First, let me tackle William Law, an intellectual predecessor to John and Charles Wesley:
What does it mean to have serious faith? From the time he was a boy, William Law attempted to make his commitment to Christ real in all aspects of his life. He felt strongly that one’s commitment to God took precedence over all competing commitments. Law lived this out, willingly giving up his fellowship at Cambridge rather than breaking an oath. Both in person and through his written works, Law had a major influence on John and Charles Wesley.
The Works of William Law contains all of Law’s writings, as well as his letters. Research Law’s influence on Wesley by examining their works side by side. Get definitions for obscure English words using the dictionary lookup tool. See Scripture references on mouseover. Get near-instant search results using Logos’ powerful search tools.
Skimming through Law’s works, I find some interesting bits. For instance, he didn’t care for “stage entertainments.” But, in particular I want to focus on Vol V, in which he offers a rebuttal to English deist, Matthew Tindal.
For Law, the sacrament of the Eucharist is the foundation of Christian doctrine:
The Foundation on which he proceeds, and the principal Matters of his Discourse, are not only notoriously against the Truth of the Sacrament, but plainly destructive of the principal Doctrines of the Christian Religion.
And if this Key of Knowledge, put into your Hands by this Author, is accepted by you, you will not only lose all the right Knowledge of this Sacrament, but be rendered a blind, deaf, and even dead Reader of all the other Doctrines of Scripture. For the Way he points out to find the Truth of the Doctrine of the Sacrament, is the only Way to lose the Truth of all the most important Parts of the Gospel. 1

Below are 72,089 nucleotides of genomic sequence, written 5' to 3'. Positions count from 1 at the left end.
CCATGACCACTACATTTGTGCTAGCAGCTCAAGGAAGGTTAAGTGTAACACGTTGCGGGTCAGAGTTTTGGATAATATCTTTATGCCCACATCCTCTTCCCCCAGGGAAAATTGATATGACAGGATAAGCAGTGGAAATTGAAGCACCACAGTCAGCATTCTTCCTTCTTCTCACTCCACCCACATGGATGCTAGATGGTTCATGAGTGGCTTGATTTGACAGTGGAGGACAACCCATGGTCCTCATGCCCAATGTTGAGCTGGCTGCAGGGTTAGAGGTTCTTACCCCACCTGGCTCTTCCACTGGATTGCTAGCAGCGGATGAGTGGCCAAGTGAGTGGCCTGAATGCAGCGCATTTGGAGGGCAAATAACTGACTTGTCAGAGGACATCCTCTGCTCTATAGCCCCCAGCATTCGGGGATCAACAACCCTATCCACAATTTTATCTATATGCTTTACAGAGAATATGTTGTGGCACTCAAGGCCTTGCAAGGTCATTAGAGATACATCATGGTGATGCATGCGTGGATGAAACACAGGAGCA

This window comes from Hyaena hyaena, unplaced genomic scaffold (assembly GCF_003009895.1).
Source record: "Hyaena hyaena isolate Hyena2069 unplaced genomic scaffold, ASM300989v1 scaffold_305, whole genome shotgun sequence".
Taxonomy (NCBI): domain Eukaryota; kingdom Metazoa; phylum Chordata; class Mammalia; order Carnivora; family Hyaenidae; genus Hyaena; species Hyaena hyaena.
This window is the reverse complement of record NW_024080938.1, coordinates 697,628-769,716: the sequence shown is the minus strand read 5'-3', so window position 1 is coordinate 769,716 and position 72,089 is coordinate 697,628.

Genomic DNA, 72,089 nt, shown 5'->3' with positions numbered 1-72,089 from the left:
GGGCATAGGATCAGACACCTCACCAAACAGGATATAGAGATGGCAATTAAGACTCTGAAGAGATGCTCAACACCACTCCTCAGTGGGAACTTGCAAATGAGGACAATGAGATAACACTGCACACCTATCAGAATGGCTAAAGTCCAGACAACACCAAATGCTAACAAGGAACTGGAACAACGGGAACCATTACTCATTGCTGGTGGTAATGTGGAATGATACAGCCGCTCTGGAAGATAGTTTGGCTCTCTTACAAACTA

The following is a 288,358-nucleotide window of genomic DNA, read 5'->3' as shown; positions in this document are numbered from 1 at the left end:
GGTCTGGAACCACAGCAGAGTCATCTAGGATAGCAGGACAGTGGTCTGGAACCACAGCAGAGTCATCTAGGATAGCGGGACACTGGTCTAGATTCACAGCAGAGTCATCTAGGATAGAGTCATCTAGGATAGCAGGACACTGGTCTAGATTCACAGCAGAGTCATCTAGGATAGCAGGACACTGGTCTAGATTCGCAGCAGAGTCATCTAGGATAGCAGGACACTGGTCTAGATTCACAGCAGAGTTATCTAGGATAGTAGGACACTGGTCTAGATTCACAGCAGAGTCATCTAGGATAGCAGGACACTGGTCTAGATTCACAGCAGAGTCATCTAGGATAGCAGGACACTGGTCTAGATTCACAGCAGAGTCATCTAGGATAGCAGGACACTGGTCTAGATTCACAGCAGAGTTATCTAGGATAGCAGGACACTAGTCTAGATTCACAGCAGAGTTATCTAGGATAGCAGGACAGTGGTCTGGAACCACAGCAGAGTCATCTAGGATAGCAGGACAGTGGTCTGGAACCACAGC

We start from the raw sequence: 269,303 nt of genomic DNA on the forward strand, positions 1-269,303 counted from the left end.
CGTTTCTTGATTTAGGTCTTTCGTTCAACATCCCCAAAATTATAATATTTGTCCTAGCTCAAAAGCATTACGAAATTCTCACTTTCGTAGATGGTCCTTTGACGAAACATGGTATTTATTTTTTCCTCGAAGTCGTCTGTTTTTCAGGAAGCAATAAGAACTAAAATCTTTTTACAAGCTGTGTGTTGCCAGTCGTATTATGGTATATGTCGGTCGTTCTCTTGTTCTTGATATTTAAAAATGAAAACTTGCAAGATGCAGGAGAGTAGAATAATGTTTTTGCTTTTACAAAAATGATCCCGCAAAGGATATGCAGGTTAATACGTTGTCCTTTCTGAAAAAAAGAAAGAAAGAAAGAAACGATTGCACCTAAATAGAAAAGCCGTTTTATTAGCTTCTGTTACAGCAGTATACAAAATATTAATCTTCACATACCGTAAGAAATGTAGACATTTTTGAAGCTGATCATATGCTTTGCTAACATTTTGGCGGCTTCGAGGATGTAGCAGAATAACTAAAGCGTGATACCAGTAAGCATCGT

As you can receive or believe nothing higher of our Saviour, than that he is the Atonement for our Sins, and a real Principle of Life to us; so every Height and Depth of Devotion, Faith, Love, and Adoration, which is due to God as your Creator, is due to God as your Redeemer.
Jacob’s Ladder that reached from Earth to Heaven, and was filled with Angels ascending and descending between Heaven and Earth, is but a small Signification of that Communion between God and Man, which this holy Sacrament is the Means and Instrument of.
Now here it may be proper for you to observe, that whatever Names or Titles this Institution is signified to you by, whether it be called a Sacrifice propitiatory, or commemorative; whether it be called an holy Oblation, the Eucharist, the Sacrament of the Body and Blood of Christ, the Sacrament of the Lord’s Supper, the Heavenly Banquet, the Food of Immortality, or the Holy Communion, and the like, matters not much. For all these Words or Names are right and good, and there is nothing wrong in them, but the striving and contention about them.